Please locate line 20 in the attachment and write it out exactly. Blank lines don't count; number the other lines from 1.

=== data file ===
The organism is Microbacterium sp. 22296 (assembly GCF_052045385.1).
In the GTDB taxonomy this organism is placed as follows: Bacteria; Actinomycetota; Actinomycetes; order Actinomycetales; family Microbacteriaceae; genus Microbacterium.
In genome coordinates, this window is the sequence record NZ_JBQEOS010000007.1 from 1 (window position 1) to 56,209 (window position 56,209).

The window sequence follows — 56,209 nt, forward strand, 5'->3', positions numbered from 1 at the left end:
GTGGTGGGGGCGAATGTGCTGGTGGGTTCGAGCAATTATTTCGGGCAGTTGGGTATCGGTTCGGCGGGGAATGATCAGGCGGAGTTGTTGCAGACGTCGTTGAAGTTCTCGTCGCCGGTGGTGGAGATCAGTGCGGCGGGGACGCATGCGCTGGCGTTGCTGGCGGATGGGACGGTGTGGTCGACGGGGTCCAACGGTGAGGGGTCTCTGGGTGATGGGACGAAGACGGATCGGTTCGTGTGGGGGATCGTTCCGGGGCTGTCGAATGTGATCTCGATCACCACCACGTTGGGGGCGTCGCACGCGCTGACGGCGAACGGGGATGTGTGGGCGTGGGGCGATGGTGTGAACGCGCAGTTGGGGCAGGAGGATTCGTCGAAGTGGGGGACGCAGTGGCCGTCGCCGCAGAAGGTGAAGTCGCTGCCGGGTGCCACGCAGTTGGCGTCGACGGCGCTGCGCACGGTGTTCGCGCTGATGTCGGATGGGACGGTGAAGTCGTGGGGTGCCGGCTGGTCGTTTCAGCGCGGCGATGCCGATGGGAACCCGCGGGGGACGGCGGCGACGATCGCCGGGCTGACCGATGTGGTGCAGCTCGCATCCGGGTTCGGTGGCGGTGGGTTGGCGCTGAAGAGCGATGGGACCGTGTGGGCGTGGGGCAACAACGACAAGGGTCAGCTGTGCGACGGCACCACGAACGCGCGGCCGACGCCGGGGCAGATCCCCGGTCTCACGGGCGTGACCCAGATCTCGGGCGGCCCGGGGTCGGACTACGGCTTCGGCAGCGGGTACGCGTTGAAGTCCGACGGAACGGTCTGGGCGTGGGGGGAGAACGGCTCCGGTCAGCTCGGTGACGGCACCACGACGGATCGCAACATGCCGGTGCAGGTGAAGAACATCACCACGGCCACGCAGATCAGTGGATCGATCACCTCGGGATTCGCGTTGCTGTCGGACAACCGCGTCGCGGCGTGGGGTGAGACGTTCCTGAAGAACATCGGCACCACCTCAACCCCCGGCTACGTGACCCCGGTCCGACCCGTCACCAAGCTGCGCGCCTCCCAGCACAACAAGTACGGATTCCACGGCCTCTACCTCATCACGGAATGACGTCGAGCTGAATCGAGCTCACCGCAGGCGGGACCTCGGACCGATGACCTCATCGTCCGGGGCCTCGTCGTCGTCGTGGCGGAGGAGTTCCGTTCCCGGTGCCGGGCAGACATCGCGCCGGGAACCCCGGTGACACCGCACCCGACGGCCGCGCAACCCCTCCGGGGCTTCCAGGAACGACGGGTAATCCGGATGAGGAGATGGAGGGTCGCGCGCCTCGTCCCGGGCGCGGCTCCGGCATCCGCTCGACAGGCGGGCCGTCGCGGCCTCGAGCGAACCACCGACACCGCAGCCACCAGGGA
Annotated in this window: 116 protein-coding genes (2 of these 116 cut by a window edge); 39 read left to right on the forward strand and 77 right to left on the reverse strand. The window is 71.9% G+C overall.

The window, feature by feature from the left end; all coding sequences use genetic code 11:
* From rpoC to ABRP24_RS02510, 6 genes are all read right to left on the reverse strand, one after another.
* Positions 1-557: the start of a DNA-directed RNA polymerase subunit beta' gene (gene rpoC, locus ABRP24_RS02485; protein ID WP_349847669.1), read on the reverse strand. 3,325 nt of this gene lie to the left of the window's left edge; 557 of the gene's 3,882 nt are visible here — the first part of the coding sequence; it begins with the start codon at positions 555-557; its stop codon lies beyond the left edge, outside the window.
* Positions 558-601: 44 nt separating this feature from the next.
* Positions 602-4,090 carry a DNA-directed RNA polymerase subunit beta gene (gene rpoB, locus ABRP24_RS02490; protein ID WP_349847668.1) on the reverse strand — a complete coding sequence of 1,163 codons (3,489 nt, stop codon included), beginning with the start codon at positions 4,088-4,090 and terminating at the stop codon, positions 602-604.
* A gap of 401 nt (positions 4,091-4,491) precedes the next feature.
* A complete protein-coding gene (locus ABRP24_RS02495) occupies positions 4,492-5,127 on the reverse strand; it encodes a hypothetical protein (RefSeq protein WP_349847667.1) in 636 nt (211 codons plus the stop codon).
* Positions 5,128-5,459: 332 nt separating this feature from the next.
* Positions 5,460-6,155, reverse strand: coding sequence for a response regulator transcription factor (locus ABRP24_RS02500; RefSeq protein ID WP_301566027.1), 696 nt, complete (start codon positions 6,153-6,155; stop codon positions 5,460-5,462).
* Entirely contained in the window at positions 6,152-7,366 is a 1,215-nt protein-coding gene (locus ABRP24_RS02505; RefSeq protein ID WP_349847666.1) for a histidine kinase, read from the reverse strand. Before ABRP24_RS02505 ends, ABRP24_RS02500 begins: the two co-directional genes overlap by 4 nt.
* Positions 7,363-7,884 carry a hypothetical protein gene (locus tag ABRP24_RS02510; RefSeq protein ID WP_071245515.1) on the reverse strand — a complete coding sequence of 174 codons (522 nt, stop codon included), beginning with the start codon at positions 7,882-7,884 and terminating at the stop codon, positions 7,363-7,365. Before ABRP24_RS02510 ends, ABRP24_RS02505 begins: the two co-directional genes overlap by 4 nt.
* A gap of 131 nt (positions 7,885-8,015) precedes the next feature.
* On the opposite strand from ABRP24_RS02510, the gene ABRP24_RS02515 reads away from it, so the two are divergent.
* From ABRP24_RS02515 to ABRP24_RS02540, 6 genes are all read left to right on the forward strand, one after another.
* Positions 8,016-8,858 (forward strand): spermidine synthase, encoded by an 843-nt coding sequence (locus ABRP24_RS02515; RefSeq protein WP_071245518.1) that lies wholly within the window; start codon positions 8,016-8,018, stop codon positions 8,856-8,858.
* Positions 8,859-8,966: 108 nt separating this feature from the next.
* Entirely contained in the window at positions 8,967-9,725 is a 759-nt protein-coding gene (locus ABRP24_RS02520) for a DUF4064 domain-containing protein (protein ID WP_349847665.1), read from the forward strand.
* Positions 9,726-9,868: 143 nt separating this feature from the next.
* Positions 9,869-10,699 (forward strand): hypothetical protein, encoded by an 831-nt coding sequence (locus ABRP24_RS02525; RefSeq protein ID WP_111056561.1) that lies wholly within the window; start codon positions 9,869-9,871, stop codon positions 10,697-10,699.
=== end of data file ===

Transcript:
* From ABRP24_RS02515 to ABRP24_RS02540, 6 genes are all read left to right on the forward strand, one after another.